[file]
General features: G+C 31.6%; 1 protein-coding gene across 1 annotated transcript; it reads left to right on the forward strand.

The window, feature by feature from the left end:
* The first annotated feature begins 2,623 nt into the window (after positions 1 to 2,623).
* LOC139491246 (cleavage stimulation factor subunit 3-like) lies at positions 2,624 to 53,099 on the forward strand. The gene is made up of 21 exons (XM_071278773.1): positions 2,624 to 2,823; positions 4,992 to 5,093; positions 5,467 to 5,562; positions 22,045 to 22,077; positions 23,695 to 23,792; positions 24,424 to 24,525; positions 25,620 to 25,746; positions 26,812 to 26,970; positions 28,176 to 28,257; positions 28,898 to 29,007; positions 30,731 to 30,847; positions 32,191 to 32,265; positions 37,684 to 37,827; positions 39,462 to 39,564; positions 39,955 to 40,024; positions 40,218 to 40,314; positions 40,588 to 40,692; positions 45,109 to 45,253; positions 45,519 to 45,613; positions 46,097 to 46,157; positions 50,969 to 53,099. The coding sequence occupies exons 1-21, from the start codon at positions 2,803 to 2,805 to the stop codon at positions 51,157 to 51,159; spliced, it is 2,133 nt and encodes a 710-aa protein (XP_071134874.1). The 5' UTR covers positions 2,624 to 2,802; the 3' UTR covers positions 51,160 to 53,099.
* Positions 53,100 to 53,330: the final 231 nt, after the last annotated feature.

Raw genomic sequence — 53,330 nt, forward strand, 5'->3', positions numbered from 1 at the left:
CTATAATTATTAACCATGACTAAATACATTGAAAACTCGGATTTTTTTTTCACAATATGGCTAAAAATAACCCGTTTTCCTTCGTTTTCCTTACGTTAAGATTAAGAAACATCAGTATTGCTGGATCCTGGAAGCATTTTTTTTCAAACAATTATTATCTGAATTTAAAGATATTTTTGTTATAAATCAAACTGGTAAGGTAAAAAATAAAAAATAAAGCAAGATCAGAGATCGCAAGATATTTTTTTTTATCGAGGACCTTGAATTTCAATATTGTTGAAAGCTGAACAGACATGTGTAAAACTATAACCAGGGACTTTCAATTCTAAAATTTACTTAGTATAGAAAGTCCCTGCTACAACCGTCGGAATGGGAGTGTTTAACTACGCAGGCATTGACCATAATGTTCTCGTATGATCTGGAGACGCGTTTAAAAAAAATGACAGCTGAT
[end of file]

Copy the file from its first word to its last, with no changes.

General features: G+C 31.6%; 1 protein-coding gene across 1 annotated transcript; it reads left to right on the forward strand.

The window, feature by feature from the left end:
* The first annotated feature begins 2,623 nt into the window (after positions 1 to 2,623).
* LOC139491246 (cleavage stimulation factor subunit 3-like) lies at positions 2,624 to 53,099 on the forward strand. The gene is made up of 21 exons (XM_071278773.1): positions 2,624 to 2,823; positions 4,992 to 5,093; positions 5,467 to 5,562; positions 22,045 to 22,077; positions 23,695 to 23,792; positions 24,424 to 24,525; positions 25,620 to 25,746; positions 26,812 to 26,970; positions 28,176 to 28,257; positions 28,898 to 29,007; positions 30,731 to 30,847; positions 32,191 to 32,265; positions 37,684 to 37,827; positions 39,462 to 39,564; positions 39,955 to 40,024; positions 40,218 to 40,314; positions 40,588 to 40,692; positions 45,109 to 45,253; positions 45,519 to 45,613; positions 46,097 to 46,157; positions 50,969 to 53,099. The coding sequence occupies exons 1-21, from the start codon at positions 2,803 to 2,805 to the stop codon at positions 51,157 to 51,159; spliced, it is 2,133 nt and encodes a 710-aa protein (XP_071134874.1). The 5' UTR covers positions 2,624 to 2,802; the 3' UTR covers positions 51,160 to 53,099.
* Positions 53,100 to 53,330: the final 231 nt, after the last annotated feature.

Raw genomic sequence — 53,330 nt, forward strand, 5'->3', positions numbered from 1 at the left:
CTATAATTATTAACCATGACTAAATACATTGAAAACTCGGATTTTTTTTTCACAATATGGCTAAAAATAACCCGTTTTCCTTCGTTTTCCTTACGTTAAGATTAAGAAACATCAGTATTGCTGGATCCTGGAAGCATTTTTTTTCAAACAATTATTATCTGAATTTAAAGATATTTTTGTTATAAATCAAACTGGTAAGGTAAAAAATAAAAAATAAAGCAAGATCAGAGATCGCAAGATATTTTTTTTTATCGAGGACCTTGAATTTCAATATTGTTGAAAGCTGAACAGACATGTGTAAAACTATAACCAGGGACTTTCAATTCTAAAATTTACTTAGTATAGAAAGTCCCTGCTACAACCGTCGGAATGGGAGTGTTTAACTACGCAGGCATTGACCATAATGTTCTCGTATGATCTGGAGACGCGTTTAAAAAAAATGACAGCTGAT